Only through sharing of facts can we help everyone in our lives understand what really goes on, and how they can help us.
What about that Fibro Fog?
Whether you have been formally diagnosed with fibromyalgia, or whether you suspect you may have fibromyalgia, chances are, you have experienced “Fibro Fog” at one time or another.
Fibromyalgia is a chronic medical condition that can affect anyone. The main symptoms are musculoskeletal pain, tenderness when specific trigger points are palpated and fatigue.
There is no cure, but treatments exist that may help keep flare-ups under control, and may help alleviate pain.
Fatigue is not an uncommon side effect for many chronic conditions, fibromyalgia included.What is unique about the fatigue induced by fibromyalgia is that it is not simply a physical fatigue.
Sufferers have reported that the fatigue they experience is more of a brain fatigue than a body sensation.
Being physically exhausted is, well, draining. But being mentally exhausted is downright scary for first-time sufferers.
And the distinction between the two is one that is hard to comprehend for those who have never been in that position.
Imagine an overwhelming feeling of helplessness, accompanied by a severe lack of energy, taking over your mind and body.
Now add an inexplicable inability to collect your thoughts and get the right words out. Sprinkle some confusion on top, and finish it off with forgetfulness. And voila.
You have an approximate idea of what Fibro Fog might feel like. Of course, one must not forget to take into consideration the physical impairments that make fibromyalgia even more unbearable.
Combining the mental and physical effects of fibromyalgia is enough to make anyone a prisoner in their own body.
Some have described Fibro Fog as being a clouding of consciousness, almost an altered state.
While it is not as pronounced as delirium or amnesia, the clouding of consciousness manifests itself as an abnormal variation of one’s conscious state.
In other words, a person suffering from Fibro Fog will not lose control over their mind entirely, but the abnormality will be significant enough to impede on the patient’s everyday life.
What does it look like?
From the observer’s point of view, an episode of Fibro Fog may look like the person is uninterested in a conversation, distracted, forgetful and sometimes even rude.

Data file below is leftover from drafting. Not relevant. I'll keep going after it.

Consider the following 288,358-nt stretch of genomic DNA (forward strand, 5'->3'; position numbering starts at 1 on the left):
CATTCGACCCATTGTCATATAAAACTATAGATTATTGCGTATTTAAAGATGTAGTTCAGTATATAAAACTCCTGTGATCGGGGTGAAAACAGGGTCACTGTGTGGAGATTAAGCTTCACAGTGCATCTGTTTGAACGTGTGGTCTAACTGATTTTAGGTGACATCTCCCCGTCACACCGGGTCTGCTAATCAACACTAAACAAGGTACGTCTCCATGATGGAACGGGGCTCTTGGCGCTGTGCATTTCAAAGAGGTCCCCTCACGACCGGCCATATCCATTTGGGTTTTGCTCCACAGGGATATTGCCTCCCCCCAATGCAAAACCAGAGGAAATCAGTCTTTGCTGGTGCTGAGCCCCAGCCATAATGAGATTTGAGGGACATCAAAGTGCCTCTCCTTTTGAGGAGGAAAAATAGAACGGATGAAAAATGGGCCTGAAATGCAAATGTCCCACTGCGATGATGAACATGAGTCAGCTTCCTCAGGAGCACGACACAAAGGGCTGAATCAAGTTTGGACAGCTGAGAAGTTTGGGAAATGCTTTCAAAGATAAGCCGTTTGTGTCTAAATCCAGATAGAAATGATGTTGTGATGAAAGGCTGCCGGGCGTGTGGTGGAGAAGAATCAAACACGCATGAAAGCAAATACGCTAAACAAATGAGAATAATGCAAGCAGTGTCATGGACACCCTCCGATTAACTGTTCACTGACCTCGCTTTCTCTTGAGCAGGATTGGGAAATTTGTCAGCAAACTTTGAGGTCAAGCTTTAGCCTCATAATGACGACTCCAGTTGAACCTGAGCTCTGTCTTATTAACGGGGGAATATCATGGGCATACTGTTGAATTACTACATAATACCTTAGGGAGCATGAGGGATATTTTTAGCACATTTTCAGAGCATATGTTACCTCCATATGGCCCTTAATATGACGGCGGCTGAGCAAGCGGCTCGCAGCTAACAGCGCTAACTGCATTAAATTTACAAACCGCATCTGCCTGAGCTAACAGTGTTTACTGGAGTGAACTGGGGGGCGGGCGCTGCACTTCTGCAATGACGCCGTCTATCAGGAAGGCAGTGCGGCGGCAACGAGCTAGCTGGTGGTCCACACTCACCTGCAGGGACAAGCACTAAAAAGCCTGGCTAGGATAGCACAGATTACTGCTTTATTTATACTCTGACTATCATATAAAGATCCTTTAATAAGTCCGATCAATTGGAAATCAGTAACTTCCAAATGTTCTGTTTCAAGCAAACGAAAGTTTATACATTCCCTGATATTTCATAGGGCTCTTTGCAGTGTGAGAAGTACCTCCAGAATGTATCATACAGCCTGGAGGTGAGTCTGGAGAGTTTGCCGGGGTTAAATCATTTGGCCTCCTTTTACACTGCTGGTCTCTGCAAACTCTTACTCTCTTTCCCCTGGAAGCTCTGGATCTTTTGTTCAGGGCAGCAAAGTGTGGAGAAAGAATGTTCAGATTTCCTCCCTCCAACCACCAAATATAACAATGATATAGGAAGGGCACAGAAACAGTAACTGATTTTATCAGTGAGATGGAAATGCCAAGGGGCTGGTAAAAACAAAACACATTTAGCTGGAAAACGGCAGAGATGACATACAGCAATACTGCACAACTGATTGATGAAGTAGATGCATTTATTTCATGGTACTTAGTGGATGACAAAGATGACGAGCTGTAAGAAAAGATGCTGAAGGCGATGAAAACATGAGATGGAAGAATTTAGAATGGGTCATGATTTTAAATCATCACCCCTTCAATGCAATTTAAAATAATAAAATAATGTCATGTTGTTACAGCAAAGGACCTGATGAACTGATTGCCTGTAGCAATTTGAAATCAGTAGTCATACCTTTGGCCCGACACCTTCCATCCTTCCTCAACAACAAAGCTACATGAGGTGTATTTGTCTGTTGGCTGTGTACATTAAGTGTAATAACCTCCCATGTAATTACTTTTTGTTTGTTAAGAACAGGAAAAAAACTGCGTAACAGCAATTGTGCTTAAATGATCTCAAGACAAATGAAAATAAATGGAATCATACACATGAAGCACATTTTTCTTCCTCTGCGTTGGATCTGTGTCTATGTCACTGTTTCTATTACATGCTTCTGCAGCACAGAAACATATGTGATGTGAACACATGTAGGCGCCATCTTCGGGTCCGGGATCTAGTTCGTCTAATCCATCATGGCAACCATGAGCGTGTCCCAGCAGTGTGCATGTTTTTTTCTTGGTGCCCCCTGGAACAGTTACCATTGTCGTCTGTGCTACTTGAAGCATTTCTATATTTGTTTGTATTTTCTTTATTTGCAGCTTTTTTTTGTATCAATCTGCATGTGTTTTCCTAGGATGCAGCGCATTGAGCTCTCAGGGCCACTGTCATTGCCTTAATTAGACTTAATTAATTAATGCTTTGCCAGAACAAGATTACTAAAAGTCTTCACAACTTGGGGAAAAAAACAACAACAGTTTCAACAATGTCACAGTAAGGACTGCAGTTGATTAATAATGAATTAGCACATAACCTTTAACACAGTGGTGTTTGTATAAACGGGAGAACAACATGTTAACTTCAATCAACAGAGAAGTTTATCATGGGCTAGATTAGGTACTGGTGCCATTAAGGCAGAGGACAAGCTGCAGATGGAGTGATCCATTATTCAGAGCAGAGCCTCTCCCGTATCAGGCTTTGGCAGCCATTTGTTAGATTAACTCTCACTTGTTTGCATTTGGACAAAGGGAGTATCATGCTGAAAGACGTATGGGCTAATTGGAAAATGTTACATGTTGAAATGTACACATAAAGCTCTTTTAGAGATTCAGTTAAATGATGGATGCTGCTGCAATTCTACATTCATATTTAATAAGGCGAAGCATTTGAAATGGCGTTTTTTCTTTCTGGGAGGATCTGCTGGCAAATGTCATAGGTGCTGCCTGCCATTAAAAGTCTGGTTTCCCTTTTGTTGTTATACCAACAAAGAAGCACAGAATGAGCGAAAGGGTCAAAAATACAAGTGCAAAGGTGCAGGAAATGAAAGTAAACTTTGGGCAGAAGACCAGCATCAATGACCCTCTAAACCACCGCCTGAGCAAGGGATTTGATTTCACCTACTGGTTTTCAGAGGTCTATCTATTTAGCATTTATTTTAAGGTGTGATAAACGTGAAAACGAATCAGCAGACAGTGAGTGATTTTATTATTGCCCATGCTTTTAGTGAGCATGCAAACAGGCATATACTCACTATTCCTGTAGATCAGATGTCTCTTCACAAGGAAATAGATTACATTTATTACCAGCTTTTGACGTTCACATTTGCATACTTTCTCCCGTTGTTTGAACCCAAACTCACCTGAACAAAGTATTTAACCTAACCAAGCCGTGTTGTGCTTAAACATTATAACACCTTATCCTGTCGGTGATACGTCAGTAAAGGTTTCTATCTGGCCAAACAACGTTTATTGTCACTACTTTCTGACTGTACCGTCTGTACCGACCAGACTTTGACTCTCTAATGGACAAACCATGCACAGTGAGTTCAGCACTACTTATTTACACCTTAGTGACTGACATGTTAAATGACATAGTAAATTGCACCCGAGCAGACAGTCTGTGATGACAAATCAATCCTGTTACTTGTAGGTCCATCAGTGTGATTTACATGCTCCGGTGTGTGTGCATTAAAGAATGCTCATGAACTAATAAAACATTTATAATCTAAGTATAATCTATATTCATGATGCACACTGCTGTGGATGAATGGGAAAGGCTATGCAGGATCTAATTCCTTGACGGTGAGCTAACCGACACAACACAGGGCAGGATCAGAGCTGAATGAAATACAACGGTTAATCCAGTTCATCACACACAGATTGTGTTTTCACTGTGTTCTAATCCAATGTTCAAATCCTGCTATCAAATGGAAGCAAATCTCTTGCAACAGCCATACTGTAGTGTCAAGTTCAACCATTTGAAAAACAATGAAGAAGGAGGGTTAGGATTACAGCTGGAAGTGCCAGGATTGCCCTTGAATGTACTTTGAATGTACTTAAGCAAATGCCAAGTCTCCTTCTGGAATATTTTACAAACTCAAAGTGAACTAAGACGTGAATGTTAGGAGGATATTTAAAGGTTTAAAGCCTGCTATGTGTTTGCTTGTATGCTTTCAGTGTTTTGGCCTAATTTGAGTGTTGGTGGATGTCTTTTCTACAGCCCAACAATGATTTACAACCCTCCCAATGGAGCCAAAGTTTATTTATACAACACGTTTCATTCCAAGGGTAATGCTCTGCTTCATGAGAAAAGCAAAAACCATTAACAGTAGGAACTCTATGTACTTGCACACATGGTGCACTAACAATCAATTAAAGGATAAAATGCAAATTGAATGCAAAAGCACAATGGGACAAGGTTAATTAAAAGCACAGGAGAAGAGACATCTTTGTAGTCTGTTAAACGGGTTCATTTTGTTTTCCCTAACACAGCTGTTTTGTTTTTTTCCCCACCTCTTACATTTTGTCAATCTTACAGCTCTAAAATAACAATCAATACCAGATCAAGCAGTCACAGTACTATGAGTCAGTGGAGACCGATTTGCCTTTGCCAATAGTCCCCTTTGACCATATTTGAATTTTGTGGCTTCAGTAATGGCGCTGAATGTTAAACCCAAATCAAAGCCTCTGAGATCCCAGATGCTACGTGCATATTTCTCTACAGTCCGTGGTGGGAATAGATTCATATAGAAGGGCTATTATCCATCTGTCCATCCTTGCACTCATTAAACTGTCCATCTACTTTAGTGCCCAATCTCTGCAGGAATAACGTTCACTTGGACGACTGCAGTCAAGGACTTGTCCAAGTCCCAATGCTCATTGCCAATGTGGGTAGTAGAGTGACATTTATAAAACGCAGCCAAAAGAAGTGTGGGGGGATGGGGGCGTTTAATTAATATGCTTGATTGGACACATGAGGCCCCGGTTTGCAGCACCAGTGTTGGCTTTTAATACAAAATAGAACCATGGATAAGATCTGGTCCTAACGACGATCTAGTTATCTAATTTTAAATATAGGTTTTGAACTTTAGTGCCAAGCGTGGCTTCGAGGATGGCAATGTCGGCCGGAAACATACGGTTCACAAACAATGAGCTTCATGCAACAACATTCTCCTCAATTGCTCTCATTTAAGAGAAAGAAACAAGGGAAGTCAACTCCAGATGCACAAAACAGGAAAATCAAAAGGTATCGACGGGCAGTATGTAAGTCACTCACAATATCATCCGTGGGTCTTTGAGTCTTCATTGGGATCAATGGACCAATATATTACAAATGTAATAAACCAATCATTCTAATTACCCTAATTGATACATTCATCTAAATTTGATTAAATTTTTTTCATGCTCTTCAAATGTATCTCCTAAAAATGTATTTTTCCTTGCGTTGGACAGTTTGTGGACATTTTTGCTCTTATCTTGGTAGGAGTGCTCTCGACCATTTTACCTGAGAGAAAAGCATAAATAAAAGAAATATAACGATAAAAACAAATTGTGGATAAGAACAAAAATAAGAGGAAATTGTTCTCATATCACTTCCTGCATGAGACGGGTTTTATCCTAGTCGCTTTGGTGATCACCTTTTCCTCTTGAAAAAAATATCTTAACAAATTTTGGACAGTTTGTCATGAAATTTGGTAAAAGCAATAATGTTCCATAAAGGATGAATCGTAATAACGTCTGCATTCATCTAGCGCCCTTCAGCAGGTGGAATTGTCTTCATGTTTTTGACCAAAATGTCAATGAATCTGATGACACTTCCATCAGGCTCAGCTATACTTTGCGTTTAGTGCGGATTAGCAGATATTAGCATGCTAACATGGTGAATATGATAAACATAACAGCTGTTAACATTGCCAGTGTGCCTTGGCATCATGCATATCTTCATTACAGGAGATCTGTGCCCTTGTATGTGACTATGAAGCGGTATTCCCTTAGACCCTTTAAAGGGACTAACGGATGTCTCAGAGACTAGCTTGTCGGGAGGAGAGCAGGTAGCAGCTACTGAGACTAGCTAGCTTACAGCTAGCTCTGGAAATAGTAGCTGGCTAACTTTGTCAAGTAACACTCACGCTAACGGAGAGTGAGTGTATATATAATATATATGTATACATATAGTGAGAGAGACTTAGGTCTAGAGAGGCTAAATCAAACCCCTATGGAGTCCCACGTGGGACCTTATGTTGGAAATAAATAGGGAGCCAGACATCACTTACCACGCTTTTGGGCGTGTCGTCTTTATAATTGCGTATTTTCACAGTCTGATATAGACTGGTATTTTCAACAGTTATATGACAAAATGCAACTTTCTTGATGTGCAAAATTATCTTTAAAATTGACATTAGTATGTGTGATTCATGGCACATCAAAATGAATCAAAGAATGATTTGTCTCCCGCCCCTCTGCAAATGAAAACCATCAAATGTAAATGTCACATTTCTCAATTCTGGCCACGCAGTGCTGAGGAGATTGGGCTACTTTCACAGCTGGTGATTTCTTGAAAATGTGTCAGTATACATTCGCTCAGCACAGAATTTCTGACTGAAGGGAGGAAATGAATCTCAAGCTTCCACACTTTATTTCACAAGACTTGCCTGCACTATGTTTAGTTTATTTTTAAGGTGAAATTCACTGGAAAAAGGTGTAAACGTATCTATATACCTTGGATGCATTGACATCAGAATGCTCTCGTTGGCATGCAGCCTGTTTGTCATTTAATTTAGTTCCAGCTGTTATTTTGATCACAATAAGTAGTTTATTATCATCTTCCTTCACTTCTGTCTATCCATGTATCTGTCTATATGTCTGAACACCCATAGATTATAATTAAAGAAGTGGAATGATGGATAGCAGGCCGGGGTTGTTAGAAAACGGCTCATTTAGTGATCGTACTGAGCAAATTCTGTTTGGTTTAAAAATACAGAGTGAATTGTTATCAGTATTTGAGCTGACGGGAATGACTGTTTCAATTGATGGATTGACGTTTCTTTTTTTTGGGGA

Indeed, who would enjoy the company of someone who cannot participate in banter or who appears to refuse to engage in meaningful exchange.
Fibro Fog is one of many silent and invisible symptoms of fibromyalgia. Unfortunately, due to its elusive nature, it is sometimes hard for sufferers to bring others to understand what it is like.
After all, friends can only handle being rejected so many times before they give up. Pretty soon, your friends won’t even bother calling you to see if you can go out with them.
Between the days where the pain is too intense, and the days where your brain will not cooperate, life can become quite difficult and lonely.
But it doesn’t have to be that way. As a community, we need to educate people in our lives about the hardships we encounter.
As a fibromyalgia patient myself, I can tell you that the scenarios presented at the beginning of this article have all happened to me.
As hard as it has been to disclose my diagnosis to family and friends, it was the right thing to do. And it is for you, too.
The invisible symptoms of fibromyalgia are the most difficult ones to explain. Most people have no idea what it feels like to not have 100% control of your own brain.
At first, advice rolls in from every corner. “You should take a nap,” “You should go to bed earlier,” “If you only do one thing at a time, you will remember what you were doing,” “Concentrate,” “You should make a greater effort to listen.” And so many more.
As a well-adjusted adult in a polite society, you respond with a smile. You patiently listen to the countless, useless, tips people who have no idea are ready to give you.
And then comes the best one of them all: “Just snap out of it!”
Oh my! If only you could! If only it were that easy!
But think about it. The same people giving you hollow advice would never in a million years dare tell a cancer patient to snap out of it. Or tell someone with a broken leg to just walk it off.
So why is it acceptable to basically shame fibromyalgia patients who are brave enough to share their suffering? Well, first of all, it shouldn’t be. But since it is, here is why I think things are so hard for fibromyalgia patients.
The condition is widespread, and its official inclusion in many medical journals is recent. What does that mean for patients? The condition is not well-known.